Post traumatic stress disorder is not one thing. Some symptoms seem to be experienced universally by those with PTSD. Other symptoms are unique to the individual. In all cases, post traumatic stress disorder is the result of some experience that has caused injury, mental or physical, to the person. While no case is typical, there are groups of people more likely to develop this condition.
People shown to experience PTSD more frequently are members of the armed forces. A look at the statistics of soldiers, sailors, airmen and Marines returning from combat paint a grim picture. Often, during a combat deployment, these troops witness savagery. They watch helplessly while their brothers-in-arms are killed. At times, their job will require they take another human life in the interest of protecting themselves and other service members. While all of the troops who find themselves deployed to hostile war-torn enemy territory have been trained tactically, physically and mentally, there is no training to prepare young soldiers for the realities of having to kill. They know how to kill, they just aren’t sure what to do with how it feels to kill. Even troops who have been hardened by previous deployments may find themselves unable to cope with the violence again and again. Repeated exposure to the deadly conditions of war in no way provides immunization to troops deployed in multiple campaigns. If anything, it will often cause the soldier to push down their feelings, ignoring any warning signs and allowing the fear and anger to fester and grow. It is inevitable that such things cannot be kept locked away forever. When there is no room left to shove feelings back, they will surface. In an instant, a seemingly well-adjusted soldier, a war veteran with an excellent record, appears to explode in rage. Of course, the reality is never as it appears to be. The explosion was anything but sudden. It was the result of a slow build, ingredients blended together over time. Sometimes, the explosion is volcanic in nature. It spews hot ash and lava, damaging anything in its path. Other times, the explosion can be seen coming from far off, such as a tsunami aiming its wrath towards the shore. Tsunami explosions give a warning to those nearby, yet no one can be sure how fast it will approach or what the degree of damage it will cause. The military has made a few strides towards proper treatment of soldiers with PTSD. Treatment is available for post 9/11 veterans. However, more needs to be done. Soldiers still hesitate to seek assistance. Despite growing acceptance and the realization that troops are impacted by their war experiences, the stigma exists that soldiers who admit PTSD are too mentally unstable to continue their service. It is that outcome that prevents a vast majority of affected military members from seeking help. The fear of being discharged and losing the career they have worked so hard to achieve is more than most soldiers can bear.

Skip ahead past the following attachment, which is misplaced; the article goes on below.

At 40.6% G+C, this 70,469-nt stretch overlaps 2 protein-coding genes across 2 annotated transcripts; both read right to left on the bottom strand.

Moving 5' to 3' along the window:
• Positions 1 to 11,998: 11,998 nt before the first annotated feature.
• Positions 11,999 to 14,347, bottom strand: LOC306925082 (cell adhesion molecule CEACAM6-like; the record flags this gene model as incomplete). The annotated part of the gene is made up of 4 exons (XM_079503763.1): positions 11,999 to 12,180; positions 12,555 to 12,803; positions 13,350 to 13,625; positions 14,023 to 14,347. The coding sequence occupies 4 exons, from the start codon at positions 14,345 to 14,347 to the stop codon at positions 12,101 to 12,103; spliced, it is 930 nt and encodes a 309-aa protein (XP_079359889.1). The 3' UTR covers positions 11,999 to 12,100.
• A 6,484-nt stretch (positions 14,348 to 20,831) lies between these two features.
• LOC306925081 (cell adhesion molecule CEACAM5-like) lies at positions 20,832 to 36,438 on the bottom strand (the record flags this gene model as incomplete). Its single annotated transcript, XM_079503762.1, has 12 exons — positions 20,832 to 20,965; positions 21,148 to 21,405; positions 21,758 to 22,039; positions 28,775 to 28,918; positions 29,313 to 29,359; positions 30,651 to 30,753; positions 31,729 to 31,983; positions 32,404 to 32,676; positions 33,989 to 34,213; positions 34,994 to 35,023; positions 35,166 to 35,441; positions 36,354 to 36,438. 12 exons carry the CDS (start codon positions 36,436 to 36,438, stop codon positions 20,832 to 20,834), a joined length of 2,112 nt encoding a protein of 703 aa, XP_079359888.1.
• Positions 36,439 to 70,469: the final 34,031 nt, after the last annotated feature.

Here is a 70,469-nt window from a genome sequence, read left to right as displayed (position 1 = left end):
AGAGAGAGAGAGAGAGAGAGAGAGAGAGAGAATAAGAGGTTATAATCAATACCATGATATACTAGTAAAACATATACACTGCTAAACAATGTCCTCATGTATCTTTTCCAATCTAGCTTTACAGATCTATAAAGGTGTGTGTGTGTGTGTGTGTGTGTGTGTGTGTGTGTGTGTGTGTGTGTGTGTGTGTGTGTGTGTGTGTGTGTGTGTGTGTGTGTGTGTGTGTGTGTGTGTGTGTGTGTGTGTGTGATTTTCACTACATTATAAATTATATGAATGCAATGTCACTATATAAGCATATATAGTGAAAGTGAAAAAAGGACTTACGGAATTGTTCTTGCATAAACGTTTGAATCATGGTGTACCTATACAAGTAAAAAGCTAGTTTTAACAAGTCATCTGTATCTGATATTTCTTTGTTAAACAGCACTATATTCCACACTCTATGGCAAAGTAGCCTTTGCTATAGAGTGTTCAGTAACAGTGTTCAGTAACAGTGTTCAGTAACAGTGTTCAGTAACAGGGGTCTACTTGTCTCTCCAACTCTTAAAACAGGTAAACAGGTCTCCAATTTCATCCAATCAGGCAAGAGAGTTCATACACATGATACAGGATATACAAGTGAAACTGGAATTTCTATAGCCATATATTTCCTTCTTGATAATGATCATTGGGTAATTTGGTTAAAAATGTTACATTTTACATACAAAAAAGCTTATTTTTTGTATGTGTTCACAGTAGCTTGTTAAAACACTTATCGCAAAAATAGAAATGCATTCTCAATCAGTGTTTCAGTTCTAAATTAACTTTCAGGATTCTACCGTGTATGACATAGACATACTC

Also at high risk of PTSD are victims of violent crimes. A home invasion may trigger PTSD, as well. Cases involving violent crime develop post traumatic stress disorder because their lives feel invaded by the criminal. Violence against a person’s body or invasion into their private space leaves the victim feeling vulnerable to another attack. Often, these PTSD sufferers experience nightmares, panic attacks and hypervigilance during sleep, when even the softest noise will jolt the person awake instantly. Post traumatic stress disorder doesn’t always follow such violent experiences, but knowing what symptoms to watch for is helpful.
The truth is, a person’s life can be overwhelmed by the consequences of post traumatic stress disorder. The latest statistics suggest around 8% of the population will experience PTSD in their lifetime. The most common symptoms include inability to sleep well, nightmares, being withdrawn, drinking excessively, using drugs improperly, sudden anger, being unable to concentrate or remember simple things, withdrawing from activities once enjoyed, and distancing oneself from family and friends. These are not all of the possible symptoms, and not everyone with PTSD will demonstrate every symptom listed. However, if someone has experienced trauma, followed by a change in personality, being evaluated by a qualified psychotherapist can make dealing with PTSD more manageable.
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